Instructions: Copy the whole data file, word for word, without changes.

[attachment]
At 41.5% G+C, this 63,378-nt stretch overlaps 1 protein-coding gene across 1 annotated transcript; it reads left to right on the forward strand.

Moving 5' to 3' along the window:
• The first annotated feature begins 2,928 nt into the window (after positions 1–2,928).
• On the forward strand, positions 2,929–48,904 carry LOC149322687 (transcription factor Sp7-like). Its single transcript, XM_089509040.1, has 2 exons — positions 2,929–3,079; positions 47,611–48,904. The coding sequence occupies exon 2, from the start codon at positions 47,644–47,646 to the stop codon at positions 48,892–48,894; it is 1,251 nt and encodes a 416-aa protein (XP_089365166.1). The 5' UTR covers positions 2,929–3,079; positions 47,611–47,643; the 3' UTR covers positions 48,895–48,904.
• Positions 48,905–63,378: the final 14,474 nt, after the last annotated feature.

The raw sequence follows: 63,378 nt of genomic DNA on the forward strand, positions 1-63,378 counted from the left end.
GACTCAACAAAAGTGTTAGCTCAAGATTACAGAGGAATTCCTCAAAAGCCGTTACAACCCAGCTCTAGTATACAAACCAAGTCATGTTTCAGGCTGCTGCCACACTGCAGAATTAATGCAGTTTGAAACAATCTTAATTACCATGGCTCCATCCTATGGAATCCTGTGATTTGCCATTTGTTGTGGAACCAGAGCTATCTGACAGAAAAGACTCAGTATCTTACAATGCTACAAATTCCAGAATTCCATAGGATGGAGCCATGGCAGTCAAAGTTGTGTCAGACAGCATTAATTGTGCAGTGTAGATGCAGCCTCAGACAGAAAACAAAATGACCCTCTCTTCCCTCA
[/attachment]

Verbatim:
At 41.5% G+C, this 63,378-nt stretch overlaps 1 protein-coding gene across 1 annotated transcript; it reads left to right on the forward strand.

Moving 5' to 3' along the window:
• The first annotated feature begins 2,928 nt into the window (after positions 1–2,928).
• On the forward strand, positions 2,929–48,904 carry LOC149322687 (transcription factor Sp7-like). Its single transcript, XM_089509040.1, has 2 exons — positions 2,929–3,079; positions 47,611–48,904. The coding sequence occupies exon 2, from the start codon at positions 47,644–47,646 to the stop codon at positions 48,892–48,894; it is 1,251 nt and encodes a 416-aa protein (XP_089365166.1). The 5' UTR covers positions 2,929–3,079; positions 47,611–47,643; the 3' UTR covers positions 48,895–48,904.
• Positions 48,905–63,378: the final 14,474 nt, after the last annotated feature.

The raw sequence follows: 63,378 nt of genomic DNA on the forward strand, positions 1-63,378 counted from the left end.
GACTCAACAAAAGTGTTAGCTCAAGATTACAGAGGAATTCCTCAAAAGCCGTTACAACCCAGCTCTAGTATACAAACCAAGTCATGTTTCAGGCTGCTGCCACACTGCAGAATTAATGCAGTTTGAAACAATCTTAATTACCATGGCTCCATCCTATGGAATCCTGTGATTTGCCATTTGTTGTGGAACCAGAGCTATCTGACAGAAAAGACTCAGTATCTTACAATGCTACAAATTCCAGAATTCCATAGGATGGAGCCATGGCAGTCAAAGTTGTGTCAGACAGCATTAATTGTGCAGTGTAGATGCAGCCTCAGACAGAAAACAAAATGACCCTCTCTTCCCTCA